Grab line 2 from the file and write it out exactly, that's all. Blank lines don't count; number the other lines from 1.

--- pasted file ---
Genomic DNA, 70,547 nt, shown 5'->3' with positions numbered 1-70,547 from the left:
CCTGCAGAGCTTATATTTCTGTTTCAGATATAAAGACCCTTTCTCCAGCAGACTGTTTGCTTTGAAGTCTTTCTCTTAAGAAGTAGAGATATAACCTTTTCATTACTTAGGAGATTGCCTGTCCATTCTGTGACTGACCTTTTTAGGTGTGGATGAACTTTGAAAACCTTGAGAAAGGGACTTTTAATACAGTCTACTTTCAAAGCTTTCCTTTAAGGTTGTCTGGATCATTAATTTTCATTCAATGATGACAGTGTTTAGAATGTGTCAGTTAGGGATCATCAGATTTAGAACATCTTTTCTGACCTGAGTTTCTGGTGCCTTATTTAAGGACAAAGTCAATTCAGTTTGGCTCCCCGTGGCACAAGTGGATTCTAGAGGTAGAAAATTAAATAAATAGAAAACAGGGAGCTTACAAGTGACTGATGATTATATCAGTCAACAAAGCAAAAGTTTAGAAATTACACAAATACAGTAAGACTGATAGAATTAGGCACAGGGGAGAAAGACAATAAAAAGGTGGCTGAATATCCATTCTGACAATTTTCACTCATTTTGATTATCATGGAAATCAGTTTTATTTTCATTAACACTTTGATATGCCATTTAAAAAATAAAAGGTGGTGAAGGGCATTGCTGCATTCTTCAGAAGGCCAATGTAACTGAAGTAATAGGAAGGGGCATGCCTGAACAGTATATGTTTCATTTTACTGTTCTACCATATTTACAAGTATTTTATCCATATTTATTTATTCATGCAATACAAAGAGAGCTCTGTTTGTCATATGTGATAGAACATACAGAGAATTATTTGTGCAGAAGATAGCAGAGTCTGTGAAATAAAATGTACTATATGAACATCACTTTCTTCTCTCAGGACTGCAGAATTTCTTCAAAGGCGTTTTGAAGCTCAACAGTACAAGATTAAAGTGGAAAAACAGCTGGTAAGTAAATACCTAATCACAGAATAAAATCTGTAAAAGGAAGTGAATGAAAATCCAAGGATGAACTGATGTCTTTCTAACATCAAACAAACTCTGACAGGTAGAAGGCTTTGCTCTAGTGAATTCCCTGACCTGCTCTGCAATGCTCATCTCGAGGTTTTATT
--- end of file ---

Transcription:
CCTGCAGAGCTTATATTTCTGTTTCAGATATAAAGACCCTTTCTCCAGCAGACTGTTTGCTTTGAAGTCTTTCTCTTAAGAAGTAGAGATATAACCTTTTCATTACTTAGGAGATTGCCTGTCCATTCTGTGACTGACCTTTTTAGGTGTGGATGAACTTTGAAAACCTTGAGAAAGGGACTTTTAATACAGTCTACTTTCAAAGCTTTCCTTTAAGGTTGTCTGGATCATTAATTTTCATTCAATGATGACAGTGTTTAGAATGTGTCAGTTAGGGATCATCAGATTTAGAACATCTTTTCTGACCTGAGTTTCTGGTGCCTTATTTAAGGACAAAGTCAATTCAGTTTGGCTCCCCGTGGCACAAGTGGATTCTAGAGGTAGAAAATTAAATAAATAGAAAACAGGGAGCTTACAAGTGACTGATGATTATATCAGTCAACAAAGCAAAAGTTTAGAAATTACACAAATACAGTAAGACTGATAGAATTAGGCACAGGGGAGAAAGACAATAAAAAGGTGGCTGAATATCCATTCTGACAATTTTCACTCATTTTGATTATCATGGAAATCAGTTTTATTTTCATTAACACTTTGATATGCCATTTAAAAAATAAAAGGTGGTGAAGGGCATTGCTGCATTCTTCAGAAGGCCAATGTAACTGAAGTAATAGGAAGGGGCATGCCTGAACAGTATATGTTTCATTTTACTGTTCTACCATATTTACAAGTATTTTATCCATATTTATTTATTCATGCAATACAAAGAGAGCTCTGTTTGTCATATGTGATAGAACATACAGAGAATTATTTGTGCAGAAGATAGCAGAGTCTGTGAAATAAAATGTACTATATGAACATCACTTTCTTCTCTCAGGACTGCAGAATTTCTTCAAAGGCGTTTTGAAGCTCAACAGTACAAGATTAAAGTGGAAAAACAGCTGGTAAGTAAATACCTAATCACAGAATAAAATCTGTAAAAGGAAGTGAATGAAAATCCAAGGATGAACTGATGTCTTTCTAACATCAAACAAACTCTGACAGGTAGAAGGCTTTGCTCTAGTGAATTCCCTGACCTGCTCTGCAATGCTCATCTCGAGGTTTTATT